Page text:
UW: Are these authentic jerseys, or replicas, or Chinese knockoffs, or what?

NB: These are replica jerseys. I don’t market them as authentic or anything like that, although I do have plans to offer both at some point in the future. I conducted questionnaires when I was setting things up, and people never seemed to have any interest or need for an authentic jersey, so I went with that.

UW: Oh, so you you did market research ahead of time?

NB: Yeah. Not, like, professional market research, but I talked to people I know, people who are consistent Wild fans, and asked them their thoughts on it. You know, if you saw this service being offered, how much money would you be willing to pay for it? What would you expect the process to be like? That kind of thing.

UW: You did your homework!

NB: I tried to, yeah. I also tried to contact some of the people who’ve run jersey-rental businesses in the past, but I didn’t have any success reaching out to them.

UW: Speaking of those earlier operations, were you surprised to learn this had been tried before?

NB: Yeah. I was a little nervous knowing that it seemed like all these companies had failed. But I also knew that I was going to be doing it differently by renting in person and on-site. Honestly, I originally had no intention of even offering shipping — I only added that option because I saw those other companies had done it, so I figured I’d offer it too. Like, why not?

UW: Has anyone ordered a rental for delivery?

NB: No, not yet.

UW: Where are you sourcing these jerseys from?

NB: DHgate.

UW: And what is your typical unit cost per jersey?

NB: Because I’m buying in bulk, about 40 bucks.

UW: So you can break even if a jersey rents twice.

NB: Yes.

The Tarps Off logo.

UW: What is your total investment so far?

NB: Probably a little under 10 grand. Most of that is for the jerseys [172 jerseys at roughly $40 apiece would be $6,880 — PL], then there’s the fees for the website, and I had to buy the top to put on my truck, I bought a bunch of hangers, stuff like that.

UW: How many jerseys did you rent for that first Wild game on Oct. 12?

NB: We rented 12 that day. It was raining, so I was standing out there under an umbrella — I think we’d do better if it wasn’t raining. Also, I’m going to move to a different location, which I think will work better.

UW: Let’s say I see your truck and I want to rent a jersey. How does that work?

NB: I’m gonna have a QR code up on my sign, so I’d have you scan that QR code, which will pull you up to our website. Then you’d select the date, the jersey you want, the size, all of that. Then you have to sign the terms and conditions, essentially stating that you’re going to return the jersey when the game’s over and return it undamaged, or else you can be charged further. Then you’re prompted to pay for the order with your credit card, you place the order, and I hand you the jersey. You go to the game, hopefully take a couple pictures and enjoy yourself, and then I’ll be at the same location for you to return the jersey on your way out.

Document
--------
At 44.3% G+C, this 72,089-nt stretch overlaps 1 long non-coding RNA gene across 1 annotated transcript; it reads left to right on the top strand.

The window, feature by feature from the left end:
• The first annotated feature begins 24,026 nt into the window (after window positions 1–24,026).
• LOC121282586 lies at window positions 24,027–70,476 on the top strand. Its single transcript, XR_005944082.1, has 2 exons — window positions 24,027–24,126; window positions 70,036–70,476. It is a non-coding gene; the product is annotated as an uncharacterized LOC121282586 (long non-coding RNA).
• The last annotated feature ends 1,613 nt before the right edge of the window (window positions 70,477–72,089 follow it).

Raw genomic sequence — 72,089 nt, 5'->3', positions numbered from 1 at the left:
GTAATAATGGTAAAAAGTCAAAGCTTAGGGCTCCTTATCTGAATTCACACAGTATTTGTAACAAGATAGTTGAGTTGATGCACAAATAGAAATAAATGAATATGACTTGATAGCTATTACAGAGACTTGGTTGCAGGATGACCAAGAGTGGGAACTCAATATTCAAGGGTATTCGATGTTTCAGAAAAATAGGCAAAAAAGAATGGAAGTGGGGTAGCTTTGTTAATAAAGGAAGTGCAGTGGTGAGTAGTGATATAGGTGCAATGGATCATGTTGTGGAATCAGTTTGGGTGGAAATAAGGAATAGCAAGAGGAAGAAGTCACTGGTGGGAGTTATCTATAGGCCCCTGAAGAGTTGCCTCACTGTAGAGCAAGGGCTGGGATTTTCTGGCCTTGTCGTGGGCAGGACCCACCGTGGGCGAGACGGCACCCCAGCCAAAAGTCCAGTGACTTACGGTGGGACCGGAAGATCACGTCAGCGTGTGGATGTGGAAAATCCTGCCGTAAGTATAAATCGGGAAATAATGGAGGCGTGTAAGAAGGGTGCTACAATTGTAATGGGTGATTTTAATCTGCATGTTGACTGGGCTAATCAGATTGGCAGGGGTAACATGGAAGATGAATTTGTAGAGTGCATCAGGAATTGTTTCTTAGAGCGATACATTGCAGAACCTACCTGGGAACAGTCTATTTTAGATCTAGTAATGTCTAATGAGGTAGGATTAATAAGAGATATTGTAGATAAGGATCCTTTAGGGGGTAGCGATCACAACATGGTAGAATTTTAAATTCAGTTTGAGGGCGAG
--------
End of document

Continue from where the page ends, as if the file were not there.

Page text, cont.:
UW: How often do you clean or wash the jerseys?

NB: I store all the rented jerseys in a separate area of the truck after the game, and then those all go through the washing machine once the game is over.

UW: So you launder them after each rental.

NB: Yes.

UW: Let’s say I’m wearing one of your rental jerseys and I get a big mustard stain on it, or the guy next to me is drunk and he spills his nachos on me and there’s a cheese stain. Will you charge me for that?

NB: It’s kind of a judgment call. Technically, in the terms and conditions, it says you could be charged for it. But I will do my best to get the stain out myself, or even bring it over to my mom’s house, because she’s a lot better at that than I am. I’ll try not to charge you unless you, like, rip the jersey in half or abuse it in some way, so that there’s no way it can be used again.

UW: For the 12 jerseys you rented last Thursday, did all 12 customers return them in a relatively timely fashion after the game?

NB: Yeah. The last person was probably 20 minutes after the game ended.

UW: What if someone doesn’t bring it back?

NB: I have each customer’s email on file, so I’ll reach out to them first and say, “Hey, did you forget?” And then if I don’t hear back in a day or two, I’ll take it from there.

UW: Do you need any kind of business license or permit to set up shop on the curb like that?

NB: I called the city of St. Paul and tried to explain what I was doing, and they basically said that a food truck can use any metered parking spot on the street, so I should be able to do that too. So from my understanding, no, I don’t need any sort of permit.

UW: A fan buying a particular player’s jersey is taking a risk, because the player could get traded or injured. But now you’re the one taking that risk. Are you worried you could get stuck with a bunch of obsolete jerseys?

NB: I tried to choose players who have no-trade clauses, or who at least are, you know, very much in the team’s plans for the future. But yes, I do understand that crazy things can happen. I can always donate the jerseys and get a tax write-off or whatever, so it’s not like I’d be completely screwed.

UW: Did you consider avoiding that issue by getting jerseys that are blank on the back?

NB: It crossed my mind. But when I asked people about it, they were like, “That’s kind of lame.” I mean, I would never wear jerseys with no name on the back myself.

UW: Are you worried the Wild might steal your idea and do their own rental operation?